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Old 02-12-2012, 13:46   #6
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So to put it simply:

All he did was take a whole bunch of readings and confirm that the values fell within the manufacturer's specifications. And cross checking some of the more extreme values against how he was feeling he found more correlations.

An interesting experiment and data collection.

I have my own observation, if I may. Considering my job entails performing lots of trend analysis, I'm not sure you came to to correct conclusion. When I see your graph I see your readings are within the center of the accepted range from your meter's specifications. I would expect this when someone applies tolerances to readings. The only way to truly verify your hypothesis would be to take a known value of BG , say 100 mg/dl, and compare multiple readings to the state meter accuracy, say 20%.

From what I see, you just posted your own trends. Trends which I'm JEALOUS of!! I wish mine were that flat. I'm ranging from 230-52. Admittedly I'm experimenting with foods again so that is acceptable...for now. Still, I want mine to be that stable.

Just my observation and conclusion based on why I see.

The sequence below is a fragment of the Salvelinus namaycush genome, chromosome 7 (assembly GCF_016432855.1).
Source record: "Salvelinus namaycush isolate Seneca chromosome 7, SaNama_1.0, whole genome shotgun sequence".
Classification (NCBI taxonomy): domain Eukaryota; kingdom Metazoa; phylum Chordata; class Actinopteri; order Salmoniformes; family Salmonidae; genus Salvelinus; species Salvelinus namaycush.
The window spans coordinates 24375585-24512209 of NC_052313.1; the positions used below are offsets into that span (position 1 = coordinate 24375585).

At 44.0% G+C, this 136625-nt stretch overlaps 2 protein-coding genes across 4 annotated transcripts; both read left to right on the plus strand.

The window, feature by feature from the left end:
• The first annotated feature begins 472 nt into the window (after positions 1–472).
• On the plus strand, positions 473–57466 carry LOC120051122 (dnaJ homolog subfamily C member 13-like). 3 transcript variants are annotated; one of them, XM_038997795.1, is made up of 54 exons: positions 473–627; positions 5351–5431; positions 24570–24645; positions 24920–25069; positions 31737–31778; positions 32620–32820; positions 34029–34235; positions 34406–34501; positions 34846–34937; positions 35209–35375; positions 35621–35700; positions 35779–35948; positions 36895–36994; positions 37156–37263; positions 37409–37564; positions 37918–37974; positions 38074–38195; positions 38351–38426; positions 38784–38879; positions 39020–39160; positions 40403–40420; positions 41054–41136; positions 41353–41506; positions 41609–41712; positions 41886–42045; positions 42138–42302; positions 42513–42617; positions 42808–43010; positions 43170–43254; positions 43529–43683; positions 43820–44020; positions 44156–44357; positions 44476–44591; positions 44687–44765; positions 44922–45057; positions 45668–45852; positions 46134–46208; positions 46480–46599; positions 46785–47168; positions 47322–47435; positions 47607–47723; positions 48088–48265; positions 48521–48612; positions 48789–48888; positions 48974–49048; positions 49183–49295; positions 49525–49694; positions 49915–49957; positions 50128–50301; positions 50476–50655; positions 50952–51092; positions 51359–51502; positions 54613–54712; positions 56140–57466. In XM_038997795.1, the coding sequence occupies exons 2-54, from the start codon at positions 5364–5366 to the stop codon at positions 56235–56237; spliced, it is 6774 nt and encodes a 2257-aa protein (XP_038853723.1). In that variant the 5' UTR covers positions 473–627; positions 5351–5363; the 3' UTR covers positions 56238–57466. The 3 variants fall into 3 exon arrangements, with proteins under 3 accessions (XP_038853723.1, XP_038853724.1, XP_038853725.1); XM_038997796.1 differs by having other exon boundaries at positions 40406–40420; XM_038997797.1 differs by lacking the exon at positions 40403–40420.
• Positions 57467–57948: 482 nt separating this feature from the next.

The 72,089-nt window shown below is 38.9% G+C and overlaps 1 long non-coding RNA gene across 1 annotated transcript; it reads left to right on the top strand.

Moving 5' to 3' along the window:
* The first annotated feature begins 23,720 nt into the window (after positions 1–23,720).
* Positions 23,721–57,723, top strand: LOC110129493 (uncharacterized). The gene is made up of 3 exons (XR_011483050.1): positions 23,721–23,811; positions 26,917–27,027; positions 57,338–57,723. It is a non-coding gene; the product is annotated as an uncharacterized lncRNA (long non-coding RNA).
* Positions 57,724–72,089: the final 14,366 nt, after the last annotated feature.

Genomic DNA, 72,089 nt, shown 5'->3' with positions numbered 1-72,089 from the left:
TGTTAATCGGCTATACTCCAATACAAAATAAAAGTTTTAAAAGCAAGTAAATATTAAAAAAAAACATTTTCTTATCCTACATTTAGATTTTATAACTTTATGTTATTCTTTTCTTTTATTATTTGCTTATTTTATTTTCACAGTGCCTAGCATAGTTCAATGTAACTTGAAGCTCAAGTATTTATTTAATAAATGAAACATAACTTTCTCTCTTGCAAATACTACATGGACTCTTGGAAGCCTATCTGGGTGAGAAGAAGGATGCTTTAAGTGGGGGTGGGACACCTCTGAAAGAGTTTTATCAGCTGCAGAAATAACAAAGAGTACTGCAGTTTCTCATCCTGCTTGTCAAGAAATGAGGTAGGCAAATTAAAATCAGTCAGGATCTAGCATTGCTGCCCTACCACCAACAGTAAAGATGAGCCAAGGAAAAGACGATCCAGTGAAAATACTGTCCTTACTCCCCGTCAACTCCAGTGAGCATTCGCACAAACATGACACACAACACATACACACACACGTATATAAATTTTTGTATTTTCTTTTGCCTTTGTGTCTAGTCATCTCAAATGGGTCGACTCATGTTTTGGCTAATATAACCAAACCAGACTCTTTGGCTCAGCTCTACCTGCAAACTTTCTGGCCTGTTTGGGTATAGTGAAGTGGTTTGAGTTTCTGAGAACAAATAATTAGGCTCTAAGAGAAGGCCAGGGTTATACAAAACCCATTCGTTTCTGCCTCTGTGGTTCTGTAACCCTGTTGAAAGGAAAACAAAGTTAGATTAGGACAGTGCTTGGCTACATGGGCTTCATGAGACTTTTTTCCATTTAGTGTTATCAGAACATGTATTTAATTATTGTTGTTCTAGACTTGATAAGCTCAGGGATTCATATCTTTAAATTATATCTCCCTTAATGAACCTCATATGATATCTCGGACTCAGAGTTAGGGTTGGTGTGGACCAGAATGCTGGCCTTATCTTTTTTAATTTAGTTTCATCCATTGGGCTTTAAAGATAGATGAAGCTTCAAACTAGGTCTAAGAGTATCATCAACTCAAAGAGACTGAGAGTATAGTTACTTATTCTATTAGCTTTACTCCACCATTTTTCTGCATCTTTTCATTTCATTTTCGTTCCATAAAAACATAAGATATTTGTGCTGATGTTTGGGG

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Old 02-12-2012, 13:58   #7
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So to put it simply:

All he did was take a whole bunch of readings and confirm that the values fell within the manufacturer's specifications. And cross checking some of the more extreme values against how he was feeling he found more correlations.

An interesting experiment and data collection.

I have my own observation, if I may. Considering my job entails performing lots of trend analysis, I'm not sure you came to to correct conclusion. When I see your graph I see your readings are within the center of the accepted range from your meter's specifications. I would expect this when someone applies tolerances to readings. The only way to truly verify your hypothesis would be to take a known value of BG , say 100 mg/dl, and compare multiple readings to the state meter accuracy, say 20%.

From what I see, you just posted your own trends. Trends which I'm JEALOUS of!! I wish mine were that flat. I'm ranging from 230-52. Admittedly I'm experimenting with foods again so that is acceptable...for now. Still, I want mine to be that stable.

Just my observation and conclusion based on why I see.

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You're quite right - these figures are simply showing that over the year my blood glucose remained in a range consistent with my HbA1c results and that my meter seems to be consistent.

What is its margin of error? Who knows, and I'm not prepared to invest in the effort needed to confirm it using the approach you suggest.